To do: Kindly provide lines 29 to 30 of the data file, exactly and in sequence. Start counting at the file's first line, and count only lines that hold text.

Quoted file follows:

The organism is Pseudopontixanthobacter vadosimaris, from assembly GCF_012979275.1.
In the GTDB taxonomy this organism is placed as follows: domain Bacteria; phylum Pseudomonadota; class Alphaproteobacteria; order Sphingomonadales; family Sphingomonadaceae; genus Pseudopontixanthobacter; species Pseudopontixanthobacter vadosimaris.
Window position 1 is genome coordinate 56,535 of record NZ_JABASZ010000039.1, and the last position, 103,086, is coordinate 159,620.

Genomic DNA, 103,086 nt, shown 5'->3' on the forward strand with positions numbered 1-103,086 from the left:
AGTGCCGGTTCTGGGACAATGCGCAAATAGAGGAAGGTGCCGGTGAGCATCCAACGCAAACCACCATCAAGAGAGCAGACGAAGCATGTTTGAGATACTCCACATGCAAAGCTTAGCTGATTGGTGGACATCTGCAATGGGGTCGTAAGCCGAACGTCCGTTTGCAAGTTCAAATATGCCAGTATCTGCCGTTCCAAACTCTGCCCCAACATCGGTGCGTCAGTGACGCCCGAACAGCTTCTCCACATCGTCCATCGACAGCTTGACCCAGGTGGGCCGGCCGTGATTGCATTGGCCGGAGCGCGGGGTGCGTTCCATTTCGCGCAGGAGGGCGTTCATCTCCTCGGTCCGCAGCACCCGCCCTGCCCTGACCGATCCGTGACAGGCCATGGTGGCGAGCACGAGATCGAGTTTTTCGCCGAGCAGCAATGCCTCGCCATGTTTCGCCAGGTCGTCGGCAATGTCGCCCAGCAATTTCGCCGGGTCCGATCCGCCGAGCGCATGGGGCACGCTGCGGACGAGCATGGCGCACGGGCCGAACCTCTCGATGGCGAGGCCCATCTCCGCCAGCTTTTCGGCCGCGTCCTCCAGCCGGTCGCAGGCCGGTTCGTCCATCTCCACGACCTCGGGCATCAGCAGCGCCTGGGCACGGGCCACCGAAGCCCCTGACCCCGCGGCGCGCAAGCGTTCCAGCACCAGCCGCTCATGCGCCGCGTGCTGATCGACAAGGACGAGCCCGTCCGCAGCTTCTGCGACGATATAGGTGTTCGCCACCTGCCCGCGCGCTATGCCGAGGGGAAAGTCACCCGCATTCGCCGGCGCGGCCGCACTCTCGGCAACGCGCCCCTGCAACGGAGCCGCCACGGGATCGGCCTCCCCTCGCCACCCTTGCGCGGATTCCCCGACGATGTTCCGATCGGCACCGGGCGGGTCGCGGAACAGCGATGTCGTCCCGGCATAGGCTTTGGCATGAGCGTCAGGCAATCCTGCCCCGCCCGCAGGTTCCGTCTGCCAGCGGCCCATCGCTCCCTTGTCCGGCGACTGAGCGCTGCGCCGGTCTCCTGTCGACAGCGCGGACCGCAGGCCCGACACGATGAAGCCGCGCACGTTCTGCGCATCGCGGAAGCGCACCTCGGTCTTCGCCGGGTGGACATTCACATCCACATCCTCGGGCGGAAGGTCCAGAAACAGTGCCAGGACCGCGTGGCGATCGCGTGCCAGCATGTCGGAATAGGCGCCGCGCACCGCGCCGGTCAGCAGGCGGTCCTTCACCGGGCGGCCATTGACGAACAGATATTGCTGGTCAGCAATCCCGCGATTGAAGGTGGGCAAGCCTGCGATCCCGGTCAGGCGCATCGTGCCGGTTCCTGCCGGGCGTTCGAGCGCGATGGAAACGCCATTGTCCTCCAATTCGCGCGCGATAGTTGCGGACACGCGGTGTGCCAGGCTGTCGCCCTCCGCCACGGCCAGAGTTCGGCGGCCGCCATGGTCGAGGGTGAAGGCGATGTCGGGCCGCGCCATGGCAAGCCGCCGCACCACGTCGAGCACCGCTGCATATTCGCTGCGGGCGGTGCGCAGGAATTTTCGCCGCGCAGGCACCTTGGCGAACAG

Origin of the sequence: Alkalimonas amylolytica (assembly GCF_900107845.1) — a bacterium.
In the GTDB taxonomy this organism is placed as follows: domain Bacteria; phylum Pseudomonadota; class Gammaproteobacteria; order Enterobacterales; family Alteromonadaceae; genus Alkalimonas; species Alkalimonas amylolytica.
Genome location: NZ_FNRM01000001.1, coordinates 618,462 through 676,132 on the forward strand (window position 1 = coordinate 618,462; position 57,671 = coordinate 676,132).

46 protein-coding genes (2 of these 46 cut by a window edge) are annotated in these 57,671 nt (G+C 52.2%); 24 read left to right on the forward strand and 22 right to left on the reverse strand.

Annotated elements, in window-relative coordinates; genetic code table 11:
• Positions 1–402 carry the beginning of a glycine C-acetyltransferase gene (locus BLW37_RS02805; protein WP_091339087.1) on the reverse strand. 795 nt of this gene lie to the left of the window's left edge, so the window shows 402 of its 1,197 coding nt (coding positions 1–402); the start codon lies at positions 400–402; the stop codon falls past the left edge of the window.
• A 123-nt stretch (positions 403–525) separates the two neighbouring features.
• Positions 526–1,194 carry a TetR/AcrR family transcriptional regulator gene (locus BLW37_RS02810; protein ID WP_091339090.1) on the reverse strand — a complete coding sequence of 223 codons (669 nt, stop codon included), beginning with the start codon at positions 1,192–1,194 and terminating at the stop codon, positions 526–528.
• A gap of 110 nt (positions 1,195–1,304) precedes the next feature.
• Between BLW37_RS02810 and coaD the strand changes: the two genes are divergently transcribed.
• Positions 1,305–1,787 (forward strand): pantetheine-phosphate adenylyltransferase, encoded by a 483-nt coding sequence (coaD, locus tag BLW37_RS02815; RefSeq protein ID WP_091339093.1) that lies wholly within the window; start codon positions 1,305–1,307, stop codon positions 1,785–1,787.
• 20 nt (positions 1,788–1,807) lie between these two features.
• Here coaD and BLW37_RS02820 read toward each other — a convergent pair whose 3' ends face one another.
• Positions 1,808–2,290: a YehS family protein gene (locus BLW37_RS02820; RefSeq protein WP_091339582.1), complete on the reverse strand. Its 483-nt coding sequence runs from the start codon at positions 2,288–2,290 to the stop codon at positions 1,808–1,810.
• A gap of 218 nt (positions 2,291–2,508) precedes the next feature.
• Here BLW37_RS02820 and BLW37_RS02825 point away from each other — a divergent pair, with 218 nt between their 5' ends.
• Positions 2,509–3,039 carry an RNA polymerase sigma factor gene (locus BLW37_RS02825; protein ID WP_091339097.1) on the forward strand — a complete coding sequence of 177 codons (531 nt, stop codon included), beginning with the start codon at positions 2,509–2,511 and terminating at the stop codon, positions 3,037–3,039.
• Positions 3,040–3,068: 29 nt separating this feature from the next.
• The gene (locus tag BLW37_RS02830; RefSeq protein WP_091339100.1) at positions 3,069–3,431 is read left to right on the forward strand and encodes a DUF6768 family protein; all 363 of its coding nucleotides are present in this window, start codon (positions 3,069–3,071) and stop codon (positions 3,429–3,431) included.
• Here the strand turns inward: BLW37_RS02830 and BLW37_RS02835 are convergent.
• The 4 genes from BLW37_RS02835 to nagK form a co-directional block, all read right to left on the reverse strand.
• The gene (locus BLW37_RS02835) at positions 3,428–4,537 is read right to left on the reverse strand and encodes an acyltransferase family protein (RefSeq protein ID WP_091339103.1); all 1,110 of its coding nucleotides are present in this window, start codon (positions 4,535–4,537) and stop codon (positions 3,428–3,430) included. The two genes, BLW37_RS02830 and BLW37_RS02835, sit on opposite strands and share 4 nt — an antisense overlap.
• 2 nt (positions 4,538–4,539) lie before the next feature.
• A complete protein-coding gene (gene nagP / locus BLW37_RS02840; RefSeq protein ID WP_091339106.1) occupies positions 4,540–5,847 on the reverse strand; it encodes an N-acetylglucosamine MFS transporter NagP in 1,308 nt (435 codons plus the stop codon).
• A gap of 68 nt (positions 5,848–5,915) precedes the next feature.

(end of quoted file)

• A complete protein-coding gene (gene nagP / locus BLW37_RS02840; RefSeq protein ID WP_091339106.1) occupies positions 4,540–5,847 on the reverse strand; it encodes an N-acetylglucosamine MFS transporter NagP in 1,308 nt (435 codons plus the stop codon).
• A gap of 68 nt (positions 5,848–5,915) precedes the next feature.